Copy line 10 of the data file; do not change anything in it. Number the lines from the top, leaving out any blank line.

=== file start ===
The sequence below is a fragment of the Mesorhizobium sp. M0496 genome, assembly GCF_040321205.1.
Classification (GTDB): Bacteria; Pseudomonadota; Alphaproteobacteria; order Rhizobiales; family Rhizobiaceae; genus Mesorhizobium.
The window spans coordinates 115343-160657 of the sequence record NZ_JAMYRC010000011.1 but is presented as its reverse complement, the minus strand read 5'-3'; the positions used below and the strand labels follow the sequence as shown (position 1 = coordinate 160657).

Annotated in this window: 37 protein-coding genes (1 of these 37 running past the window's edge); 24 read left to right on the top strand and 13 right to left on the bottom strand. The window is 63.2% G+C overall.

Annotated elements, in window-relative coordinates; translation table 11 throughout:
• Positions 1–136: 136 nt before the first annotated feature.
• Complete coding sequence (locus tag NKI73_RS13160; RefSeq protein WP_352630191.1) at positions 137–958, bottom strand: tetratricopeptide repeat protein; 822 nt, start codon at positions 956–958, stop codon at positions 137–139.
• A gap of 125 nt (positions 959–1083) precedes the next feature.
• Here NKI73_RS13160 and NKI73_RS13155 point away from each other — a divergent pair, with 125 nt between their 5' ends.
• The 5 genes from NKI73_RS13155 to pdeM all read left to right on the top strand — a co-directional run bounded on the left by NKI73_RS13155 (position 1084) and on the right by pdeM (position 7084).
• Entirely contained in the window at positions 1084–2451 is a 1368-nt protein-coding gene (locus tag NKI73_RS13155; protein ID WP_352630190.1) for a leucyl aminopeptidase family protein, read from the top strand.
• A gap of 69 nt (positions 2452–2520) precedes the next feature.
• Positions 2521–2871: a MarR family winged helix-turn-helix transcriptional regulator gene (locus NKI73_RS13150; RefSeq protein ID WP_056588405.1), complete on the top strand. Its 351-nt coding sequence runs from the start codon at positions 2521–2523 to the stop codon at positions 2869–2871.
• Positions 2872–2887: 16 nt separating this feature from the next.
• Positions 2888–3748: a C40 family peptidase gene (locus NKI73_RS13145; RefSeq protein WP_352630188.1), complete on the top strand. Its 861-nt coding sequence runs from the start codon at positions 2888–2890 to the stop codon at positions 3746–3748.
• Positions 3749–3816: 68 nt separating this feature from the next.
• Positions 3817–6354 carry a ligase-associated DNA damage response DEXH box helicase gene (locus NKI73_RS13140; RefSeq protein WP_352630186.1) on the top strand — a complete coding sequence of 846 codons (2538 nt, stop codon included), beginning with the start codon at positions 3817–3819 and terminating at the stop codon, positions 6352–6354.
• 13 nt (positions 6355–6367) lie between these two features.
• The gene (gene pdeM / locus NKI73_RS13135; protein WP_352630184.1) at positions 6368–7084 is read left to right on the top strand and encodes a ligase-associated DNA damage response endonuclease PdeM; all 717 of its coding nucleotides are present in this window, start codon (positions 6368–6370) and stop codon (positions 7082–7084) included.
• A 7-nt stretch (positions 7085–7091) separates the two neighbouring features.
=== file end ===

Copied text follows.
• The 5 genes from NKI73_RS13155 to pdeM all read left to right on the top strand — a co-directional run bounded on the left by NKI73_RS13155 (position 1084) and on the right by pdeM (position 7084).